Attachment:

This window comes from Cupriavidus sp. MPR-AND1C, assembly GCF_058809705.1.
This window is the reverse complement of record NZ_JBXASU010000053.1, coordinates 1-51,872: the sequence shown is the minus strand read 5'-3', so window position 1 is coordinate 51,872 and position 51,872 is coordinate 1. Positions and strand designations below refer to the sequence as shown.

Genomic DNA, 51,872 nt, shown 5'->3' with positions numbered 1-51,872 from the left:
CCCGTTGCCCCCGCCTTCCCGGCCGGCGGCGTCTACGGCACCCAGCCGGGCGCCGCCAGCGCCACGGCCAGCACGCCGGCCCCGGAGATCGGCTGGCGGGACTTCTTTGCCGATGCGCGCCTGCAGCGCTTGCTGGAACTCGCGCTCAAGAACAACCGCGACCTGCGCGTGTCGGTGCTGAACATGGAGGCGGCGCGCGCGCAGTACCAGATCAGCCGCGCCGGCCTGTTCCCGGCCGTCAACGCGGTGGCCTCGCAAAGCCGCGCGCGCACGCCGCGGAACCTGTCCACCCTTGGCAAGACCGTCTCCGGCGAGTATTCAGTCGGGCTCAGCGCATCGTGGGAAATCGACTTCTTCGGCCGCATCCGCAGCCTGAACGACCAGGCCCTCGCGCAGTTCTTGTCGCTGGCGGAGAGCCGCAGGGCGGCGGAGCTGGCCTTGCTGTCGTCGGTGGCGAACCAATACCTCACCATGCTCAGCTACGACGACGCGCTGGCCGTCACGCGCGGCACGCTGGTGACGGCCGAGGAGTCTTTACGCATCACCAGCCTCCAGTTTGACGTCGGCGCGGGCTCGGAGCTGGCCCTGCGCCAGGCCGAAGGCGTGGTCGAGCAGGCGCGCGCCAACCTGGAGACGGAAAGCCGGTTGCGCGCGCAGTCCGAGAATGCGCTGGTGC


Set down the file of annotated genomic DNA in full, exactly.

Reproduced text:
This window comes from Cupriavidus sp. MPR-AND1C, assembly GCF_058809705.1.
This window is the reverse complement of record NZ_JBXASU010000053.1, coordinates 1-51,872: the sequence shown is the minus strand read 5'-3', so window position 1 is coordinate 51,872 and position 51,872 is coordinate 1. Positions and strand designations below refer to the sequence as shown.

Genomic DNA, 51,872 nt, shown 5'->3' with positions numbered 1-51,872 from the left:
CCCGTTGCCCCCGCCTTCCCGGCCGGCGGCGTCTACGGCACCCAGCCGGGCGCCGCCAGCGCCACGGCCAGCACGCCGGCCCCGGAGATCGGCTGGCGGGACTTCTTTGCCGATGCGCGCCTGCAGCGCTTGCTGGAACTCGCGCTCAAGAACAACCGCGACCTGCGCGTGTCGGTGCTGAACATGGAGGCGGCGCGCGCGCAGTACCAGATCAGCCGCGCCGGCCTGTTCCCGGCCGTCAACGCGGTGGCCTCGCAAAGCCGCGCGCGCACGCCGCGGAACCTGTCCACCCTTGGCAAGACCGTCTCCGGCGAGTATTCAGTCGGGCTCAGCGCATCGTGGGAAATCGACTTCTTCGGCCGCATCCGCAGCCTGAACGACCAGGCCCTCGCGCAGTTCTTGTCGCTGGCGGAGAGCCGCAGGGCGGCGGAGCTGGCCTTGCTGTCGTCGGTGGCGAACCAATACCTCACCATGCTCAGCTACGACGACGCGCTGGCCGTCACGCGCGGCACGCTGGTGACGGCCGAGGAGTCTTTACGCATCACCAGCCTCCAGTTTGACGTCGGCGCGGGCTCGGAGCTGGCCCTGCGCCAGGCCGAAGGCGTGGTCGAGCAGGCGCGCGCCAACCTGGAGACGGAAAGCCGGTTGCGCGCGCAGTCCGAGAATGCGCTGGTGC